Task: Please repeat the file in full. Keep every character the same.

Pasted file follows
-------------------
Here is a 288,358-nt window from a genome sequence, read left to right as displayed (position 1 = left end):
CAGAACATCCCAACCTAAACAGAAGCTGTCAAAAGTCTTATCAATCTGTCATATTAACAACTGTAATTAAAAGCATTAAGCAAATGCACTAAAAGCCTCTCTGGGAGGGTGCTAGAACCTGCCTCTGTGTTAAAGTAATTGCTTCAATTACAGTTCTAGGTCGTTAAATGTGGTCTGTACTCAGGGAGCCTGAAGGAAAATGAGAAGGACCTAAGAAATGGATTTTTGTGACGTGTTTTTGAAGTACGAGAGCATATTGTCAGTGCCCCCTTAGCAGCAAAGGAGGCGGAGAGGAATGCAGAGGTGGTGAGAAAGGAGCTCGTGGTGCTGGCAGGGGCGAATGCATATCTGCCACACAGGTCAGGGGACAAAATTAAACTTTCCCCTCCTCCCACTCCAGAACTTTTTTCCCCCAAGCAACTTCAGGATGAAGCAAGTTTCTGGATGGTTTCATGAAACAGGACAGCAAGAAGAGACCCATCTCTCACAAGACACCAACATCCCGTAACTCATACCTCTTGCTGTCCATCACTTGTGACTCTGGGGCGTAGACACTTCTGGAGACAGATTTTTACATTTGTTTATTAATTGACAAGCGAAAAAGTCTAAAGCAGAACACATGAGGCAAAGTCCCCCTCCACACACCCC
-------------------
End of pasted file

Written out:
Here is a 288,358-nt window from a genome sequence, read left to right as displayed (position 1 = left end):
CAGAACATCCCAACCTAAACAGAAGCTGTCAAAAGTCTTATCAATCTGTCATATTAACAACTGTAATTAAAAGCATTAAGCAAATGCACTAAAAGCCTCTCTGGGAGGGTGCTAGAACCTGCCTCTGTGTTAAAGTAATTGCTTCAATTACAGTTCTAGGTCGTTAAATGTGGTCTGTACTCAGGGAGCCTGAAGGAAAATGAGAAGGACCTAAGAAATGGATTTTTGTGACGTGTTTTTGAAGTACGAGAGCATATTGTCAGTGCCCCCTTAGCAGCAAAGGAGGCGGAGAGGAATGCAGAGGTGGTGAGAAAGGAGCTCGTGGTGCTGGCAGGGGCGAATGCATATCTGCCACACAGGTCAGGGGACAAAATTAAACTTTCCCCTCCTCCCACTCCAGAACTTTTTTCCCCCAAGCAACTTCAGGATGAAGCAAGTTTCTGGATGGTTTCATGAAACAGGACAGCAAGAAGAGACCCATCTCTCACAAGACACCAACATCCCGTAACTCATACCTCTTGCTGTCCATCACTTGTGACTCTGGGGCGTAGACACTTCTGGAGACAGATTTTTACATTTGTTTATTAATTGACAAGCGAAAAAGTCTAAAGCAGAACACATGAGGCAAAGTCCCCCTCCACACACCCC